Retirement Plans: Supreme Court Says SPD Terms Not Enforceable As Plan Terms
On May 16, 2011, the U.S. Supreme Court in CIGNA Corp. v. Amara concluded that summary plan descriptions (SPDs) are neither part of a retirement plan nor an amendment modifying the plan so as to entitle a participant to “benefits” under the plan in accordance with Section 502(a)(1)(B) of the Employee Retirement Income Security Act (ERISA).
Despite this narrow holding, the Supreme Court, in dicta, expanded the scope of equitable relief available under ERISA 502(a)(3), suggesting that the traditional equitable remedies of reformation, equitable estoppel or surcharge are available to provide relief, and that a showing of detrimental reliance is not required for all equitable remedies, but plaintiffs must show “actual harm.”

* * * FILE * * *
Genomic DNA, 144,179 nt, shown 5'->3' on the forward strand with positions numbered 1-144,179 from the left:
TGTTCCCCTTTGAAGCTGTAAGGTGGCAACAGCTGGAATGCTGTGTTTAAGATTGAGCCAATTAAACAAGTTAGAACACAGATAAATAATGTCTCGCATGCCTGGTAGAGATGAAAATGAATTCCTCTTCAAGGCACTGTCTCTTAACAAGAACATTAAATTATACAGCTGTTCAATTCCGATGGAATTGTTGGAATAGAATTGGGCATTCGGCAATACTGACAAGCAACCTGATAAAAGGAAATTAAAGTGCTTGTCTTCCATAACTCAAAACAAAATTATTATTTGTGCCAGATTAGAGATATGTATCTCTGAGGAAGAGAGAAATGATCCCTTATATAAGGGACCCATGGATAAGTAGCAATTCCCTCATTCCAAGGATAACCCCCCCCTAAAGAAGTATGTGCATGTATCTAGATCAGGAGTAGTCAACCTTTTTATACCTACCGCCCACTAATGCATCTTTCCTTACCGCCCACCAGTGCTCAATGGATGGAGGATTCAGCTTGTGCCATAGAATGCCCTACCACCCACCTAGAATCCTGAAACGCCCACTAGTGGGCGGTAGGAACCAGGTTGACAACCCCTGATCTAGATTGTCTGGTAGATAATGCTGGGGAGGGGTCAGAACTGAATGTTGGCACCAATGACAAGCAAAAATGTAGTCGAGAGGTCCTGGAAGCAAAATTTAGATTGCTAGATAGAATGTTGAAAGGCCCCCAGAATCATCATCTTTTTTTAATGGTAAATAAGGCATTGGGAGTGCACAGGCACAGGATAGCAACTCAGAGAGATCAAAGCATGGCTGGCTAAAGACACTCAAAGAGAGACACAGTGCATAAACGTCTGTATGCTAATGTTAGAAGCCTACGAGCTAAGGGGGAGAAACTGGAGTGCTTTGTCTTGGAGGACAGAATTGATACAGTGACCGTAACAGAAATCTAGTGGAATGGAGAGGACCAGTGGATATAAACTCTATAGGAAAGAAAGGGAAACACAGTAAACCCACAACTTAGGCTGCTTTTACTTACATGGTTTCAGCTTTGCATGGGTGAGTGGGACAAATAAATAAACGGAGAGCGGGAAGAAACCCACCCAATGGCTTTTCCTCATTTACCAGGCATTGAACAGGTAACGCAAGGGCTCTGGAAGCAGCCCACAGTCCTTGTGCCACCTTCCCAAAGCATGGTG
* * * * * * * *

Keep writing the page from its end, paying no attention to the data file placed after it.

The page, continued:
The Supreme Court’s decision, however, essentially negates lower court decisions that held where there is a discrepancy between the plan document and the summary plan description, the participant may enforce the terms of the summary plan description, if better, as the terms of the plan. Now, plaintiffs will have to prove damages in accordance with the equitable remedy sought. Where the discrepancy between the plan and the SPD is inadvertent and the plaintiffs are relying on equitable estoppel, detrimental reliance will be required. Material intentional discrepancies will likely only require a showing of actual harm.